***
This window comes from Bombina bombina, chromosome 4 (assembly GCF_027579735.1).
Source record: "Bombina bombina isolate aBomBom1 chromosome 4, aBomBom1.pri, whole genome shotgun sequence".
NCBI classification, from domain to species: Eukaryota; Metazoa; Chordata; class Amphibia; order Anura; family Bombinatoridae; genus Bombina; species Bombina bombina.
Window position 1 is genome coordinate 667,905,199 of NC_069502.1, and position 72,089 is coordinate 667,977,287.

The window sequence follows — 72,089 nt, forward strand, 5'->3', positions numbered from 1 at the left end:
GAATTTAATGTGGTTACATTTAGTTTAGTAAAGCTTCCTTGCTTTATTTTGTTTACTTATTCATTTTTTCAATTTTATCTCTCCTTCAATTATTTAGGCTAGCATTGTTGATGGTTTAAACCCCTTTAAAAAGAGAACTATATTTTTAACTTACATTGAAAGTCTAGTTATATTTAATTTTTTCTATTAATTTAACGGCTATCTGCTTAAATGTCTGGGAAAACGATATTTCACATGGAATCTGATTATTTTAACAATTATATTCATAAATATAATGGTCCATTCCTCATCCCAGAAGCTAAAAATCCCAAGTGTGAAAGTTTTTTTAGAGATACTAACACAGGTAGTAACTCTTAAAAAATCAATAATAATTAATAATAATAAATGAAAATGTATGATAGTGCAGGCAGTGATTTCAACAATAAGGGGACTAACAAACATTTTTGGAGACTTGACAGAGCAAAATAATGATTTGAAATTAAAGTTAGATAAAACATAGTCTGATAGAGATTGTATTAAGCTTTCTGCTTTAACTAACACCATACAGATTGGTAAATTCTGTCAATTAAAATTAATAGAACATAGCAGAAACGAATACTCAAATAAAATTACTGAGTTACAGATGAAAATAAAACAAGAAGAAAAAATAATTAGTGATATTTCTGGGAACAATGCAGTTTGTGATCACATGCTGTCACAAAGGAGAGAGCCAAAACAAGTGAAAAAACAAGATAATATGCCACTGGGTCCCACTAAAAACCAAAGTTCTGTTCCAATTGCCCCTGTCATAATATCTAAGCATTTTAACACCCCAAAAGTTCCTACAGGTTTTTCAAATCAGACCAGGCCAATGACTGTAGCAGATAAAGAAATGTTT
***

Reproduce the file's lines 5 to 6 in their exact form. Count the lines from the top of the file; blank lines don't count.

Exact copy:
The window sequence follows — 72,089 nt, forward strand, 5'->3', positions numbered from 1 at the left end:
GAATTTAATGTGGTTACATTTAGTTTAGTAAAGCTTCCTTGCTTTATTTTGTTTACTTATTCATTTTTTCAATTTTATCTCTCCTTCAATTATTTAGGCTAGCATTGTTGATGGTTTAAACCCCTTTAAAAAGAGAACTATATTTTTAACTTACATTGAAAGTCTAGTTATATTTAATTTTTTCTATTAATTTAACGGCTATCTGCTTAAATGTCTGGGAAAACGATATTTCACATGGAATCTGATTATTTTAACAATTATATTCATAAATATAATGGTCCATTCCTCATCCCAGAAGCTAAAAATCCCAAGTGTGAAAGTTTTTTTAGAGATACTAACACAGGTAGTAACTCTTAAAAAATCAATAATAATTAATAATAATAAATGAAAATGTATGATAGTGCAGGCAGTGATTTCAACAATAAGGGGACTAACAAACATTTTTGGAGACTTGACAGAGCAAAATAATGATTTGAAATTAAAGTTAGATAAAACATAGTCTGATAGAGATTGTATTAAGCTTTCTGCTTTAACTAACACCATACAGATTGGTAAATTCTGTCAATTAAAATTAATAGAACATAGCAGAAACGAATACTCAAATAAAATTACTGAGTTACAGATGAAAATAAAACAAGAAGAAAAAATAATTAGTGATATTTCTGGGAACAATGCAGTTTGTGATCACATGCTGTCACAAAGGAGAGAGCCAAAACAAGTGAAAAAACAAGATAATATGCCACTGGGTCCCACTAAAAACCAAAGTTCTGTTCCAATTGCCCCTGTCATAATATCTAAGCATTTTAACACCCCAAAAGTTCCTACAGGTTTTTCAAATCAGACCAGGCCAATGACTGTAGCAGATAAAGAAATGTTT